# #< text group ># set <variable> <value> optiongroup $groupname option $optionchosen(ie low,med,high,off) property <variable> <itemvalue> (itemvalue is a bool, int, or $variable ) end partialRule "groupname" rule (optional mainrule) stringmatch <string to match, ie osVersion> "<stringval>" (optional for mainrule) rule "<quality> <groupname> [detail,power]" (groupname is something like memory etc) atLeast(or atMost) <memory,cpuspeed,videoMemory> (optional string) hasNo <type, ie hardwareDriver> option $optiontype $quality (low,med,high etc) (an optional property can go here with or instead of option) end end (optional for mainrule) end vendor "vendorname" <id's this vendor uses, 0x#### 0x#### etc> card <cardid 0x####> "name to use for card" end sinclude "file.sgr"
In the area above, () brackets contain things noted by me. They are not part of the specification  brackets indicate a conditional setting which may or may not be used depending on what your action is. <> brackets indicate a substitution bracket, take out the <> brackets and replace them with an example of what it says to use inside them. "" brackets indicate a string value that should be contained in quotes when used.
- 's make everything after them on that line be excluded from the code.
- <># : This is a block quote out. Anything for however many lines between the two brackets will be excluded from being gone over by the code.
Set is a standard definition for a variable. set variable to value.
Optiongroup, partialRule, and vendor are all maingroups. That means that there will probably be more groups within them definining more specific parts of that area. An optiongroup is for ingame options, as are the options and properties set from within them. You declare what the property will be based on the option chosen using integers, boolean values, or more variables that are declared at that point. Vendor is specifically for video card vendors.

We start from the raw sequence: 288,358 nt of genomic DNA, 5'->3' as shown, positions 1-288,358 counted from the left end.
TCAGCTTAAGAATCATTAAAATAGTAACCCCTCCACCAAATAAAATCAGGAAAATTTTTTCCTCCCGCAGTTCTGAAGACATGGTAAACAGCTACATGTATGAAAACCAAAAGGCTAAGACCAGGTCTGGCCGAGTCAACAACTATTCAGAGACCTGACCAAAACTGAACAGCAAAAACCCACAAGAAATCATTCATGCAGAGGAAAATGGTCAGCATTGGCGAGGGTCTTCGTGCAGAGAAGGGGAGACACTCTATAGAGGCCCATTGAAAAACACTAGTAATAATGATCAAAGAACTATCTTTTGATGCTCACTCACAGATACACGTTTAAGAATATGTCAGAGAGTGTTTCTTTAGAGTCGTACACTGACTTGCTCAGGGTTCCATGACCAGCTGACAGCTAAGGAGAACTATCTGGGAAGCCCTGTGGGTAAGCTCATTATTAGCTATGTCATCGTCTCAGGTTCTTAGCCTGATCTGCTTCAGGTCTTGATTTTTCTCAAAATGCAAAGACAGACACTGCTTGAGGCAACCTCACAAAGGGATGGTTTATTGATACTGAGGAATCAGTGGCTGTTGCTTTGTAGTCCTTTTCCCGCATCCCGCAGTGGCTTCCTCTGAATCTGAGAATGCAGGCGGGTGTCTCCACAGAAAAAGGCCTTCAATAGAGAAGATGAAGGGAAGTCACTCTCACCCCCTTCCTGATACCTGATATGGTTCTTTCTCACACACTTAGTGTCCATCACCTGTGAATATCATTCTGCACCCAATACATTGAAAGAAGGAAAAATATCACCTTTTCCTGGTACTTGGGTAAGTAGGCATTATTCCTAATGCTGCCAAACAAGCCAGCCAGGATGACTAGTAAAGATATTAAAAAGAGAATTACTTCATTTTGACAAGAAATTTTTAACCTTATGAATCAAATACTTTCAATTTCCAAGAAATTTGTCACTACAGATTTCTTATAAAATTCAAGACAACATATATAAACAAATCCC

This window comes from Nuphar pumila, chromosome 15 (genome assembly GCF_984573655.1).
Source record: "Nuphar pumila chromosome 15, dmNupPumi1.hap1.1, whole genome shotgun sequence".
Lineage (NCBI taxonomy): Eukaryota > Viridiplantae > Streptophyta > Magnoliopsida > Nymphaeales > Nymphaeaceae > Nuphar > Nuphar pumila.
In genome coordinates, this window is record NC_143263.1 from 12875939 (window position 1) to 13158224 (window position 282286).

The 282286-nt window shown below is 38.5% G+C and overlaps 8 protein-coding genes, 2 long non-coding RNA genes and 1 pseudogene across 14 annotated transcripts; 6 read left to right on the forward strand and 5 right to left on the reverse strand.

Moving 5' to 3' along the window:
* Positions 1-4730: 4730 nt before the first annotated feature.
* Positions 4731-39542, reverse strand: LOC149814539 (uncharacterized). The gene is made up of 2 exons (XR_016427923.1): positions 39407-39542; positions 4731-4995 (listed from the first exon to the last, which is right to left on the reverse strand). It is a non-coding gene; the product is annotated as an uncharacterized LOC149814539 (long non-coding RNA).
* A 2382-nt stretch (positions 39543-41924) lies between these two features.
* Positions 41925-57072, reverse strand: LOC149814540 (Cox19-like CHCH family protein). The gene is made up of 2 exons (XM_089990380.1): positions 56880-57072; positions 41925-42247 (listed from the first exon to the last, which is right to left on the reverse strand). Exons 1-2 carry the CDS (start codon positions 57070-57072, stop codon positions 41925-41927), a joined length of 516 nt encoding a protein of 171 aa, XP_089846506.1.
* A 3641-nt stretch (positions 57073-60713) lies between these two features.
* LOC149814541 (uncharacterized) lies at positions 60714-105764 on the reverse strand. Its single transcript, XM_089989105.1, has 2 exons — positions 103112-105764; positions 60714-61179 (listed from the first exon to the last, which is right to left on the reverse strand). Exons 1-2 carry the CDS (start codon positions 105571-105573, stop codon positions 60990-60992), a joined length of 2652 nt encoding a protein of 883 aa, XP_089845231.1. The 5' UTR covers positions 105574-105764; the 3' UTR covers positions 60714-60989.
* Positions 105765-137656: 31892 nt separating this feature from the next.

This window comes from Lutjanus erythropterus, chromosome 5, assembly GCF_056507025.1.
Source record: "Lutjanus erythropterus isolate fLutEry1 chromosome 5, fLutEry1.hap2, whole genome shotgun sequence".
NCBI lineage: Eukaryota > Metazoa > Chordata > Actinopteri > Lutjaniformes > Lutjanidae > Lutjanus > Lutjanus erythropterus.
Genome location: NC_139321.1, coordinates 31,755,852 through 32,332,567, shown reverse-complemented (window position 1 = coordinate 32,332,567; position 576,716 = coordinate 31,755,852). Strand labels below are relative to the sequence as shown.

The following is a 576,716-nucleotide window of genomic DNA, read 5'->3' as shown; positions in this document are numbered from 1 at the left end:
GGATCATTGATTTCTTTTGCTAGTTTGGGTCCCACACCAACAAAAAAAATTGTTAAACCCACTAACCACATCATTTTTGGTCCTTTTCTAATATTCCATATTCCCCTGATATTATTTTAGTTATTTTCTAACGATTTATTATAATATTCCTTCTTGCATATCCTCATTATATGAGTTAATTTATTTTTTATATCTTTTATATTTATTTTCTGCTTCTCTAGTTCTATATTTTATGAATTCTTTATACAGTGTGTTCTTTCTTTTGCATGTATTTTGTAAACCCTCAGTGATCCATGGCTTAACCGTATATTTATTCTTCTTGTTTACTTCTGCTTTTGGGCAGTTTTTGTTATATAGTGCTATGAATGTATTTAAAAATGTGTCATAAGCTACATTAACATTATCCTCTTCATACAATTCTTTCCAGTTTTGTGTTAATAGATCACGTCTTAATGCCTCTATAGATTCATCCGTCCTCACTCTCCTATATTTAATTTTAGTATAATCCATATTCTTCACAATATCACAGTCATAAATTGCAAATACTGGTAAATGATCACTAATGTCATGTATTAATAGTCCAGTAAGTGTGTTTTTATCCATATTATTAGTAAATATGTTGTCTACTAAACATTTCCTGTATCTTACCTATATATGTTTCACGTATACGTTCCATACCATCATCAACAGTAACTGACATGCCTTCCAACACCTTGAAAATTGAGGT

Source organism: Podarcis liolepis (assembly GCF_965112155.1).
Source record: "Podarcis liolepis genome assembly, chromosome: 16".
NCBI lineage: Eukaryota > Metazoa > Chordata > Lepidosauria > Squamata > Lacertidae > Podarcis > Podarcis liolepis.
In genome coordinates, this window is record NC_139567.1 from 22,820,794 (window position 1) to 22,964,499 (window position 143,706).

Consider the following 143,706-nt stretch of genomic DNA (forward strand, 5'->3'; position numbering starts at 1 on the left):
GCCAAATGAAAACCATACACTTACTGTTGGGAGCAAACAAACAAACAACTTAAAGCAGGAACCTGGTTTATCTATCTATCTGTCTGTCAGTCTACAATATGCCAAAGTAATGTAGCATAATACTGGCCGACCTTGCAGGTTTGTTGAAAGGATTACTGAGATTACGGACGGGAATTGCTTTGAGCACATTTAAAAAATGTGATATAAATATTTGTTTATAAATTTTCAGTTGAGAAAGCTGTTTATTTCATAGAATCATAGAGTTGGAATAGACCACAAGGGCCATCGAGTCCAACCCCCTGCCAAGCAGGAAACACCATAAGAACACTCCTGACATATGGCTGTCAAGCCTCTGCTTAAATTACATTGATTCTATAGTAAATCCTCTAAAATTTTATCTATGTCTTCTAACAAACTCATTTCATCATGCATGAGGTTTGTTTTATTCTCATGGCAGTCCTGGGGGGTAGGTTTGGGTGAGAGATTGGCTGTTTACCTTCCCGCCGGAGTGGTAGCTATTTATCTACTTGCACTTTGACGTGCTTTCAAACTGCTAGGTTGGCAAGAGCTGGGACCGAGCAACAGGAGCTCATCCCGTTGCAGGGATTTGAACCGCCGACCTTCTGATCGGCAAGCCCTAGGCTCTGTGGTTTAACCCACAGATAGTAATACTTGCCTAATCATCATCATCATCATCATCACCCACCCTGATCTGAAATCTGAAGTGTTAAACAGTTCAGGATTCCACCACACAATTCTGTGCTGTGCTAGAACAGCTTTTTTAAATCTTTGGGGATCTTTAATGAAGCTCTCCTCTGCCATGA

Rule is a submaingroup meaning that it further divides the areas above. Rule is only used in conjunction with partialRule however.
All maingroups and submaingroups are terminated by an end statement "end"
Sub directives such as Option (used with optiongroup maingroups), stringMatch, atLeast, atMost, and hasNo are all for defining what happens based on specific criteria, for instance if this option is set to medium, do the line after this option or the number of lines after this option. Another example is if the cpuSpeed of this computer is atLeast this high, do this.
Property, option (used with rule maingroups), and card, are types of results. They say what happens based on the criteria set in the subdirective. If if this rule is met accurately and the cpuspeed is say 2000, then set this option to medium. "option $cars $medium" forinstance. This type of option declaration may then be reused in an optiongroup setting.
Finally sinclude statements simply tell the code to include this file while working. This may be useful for definitions.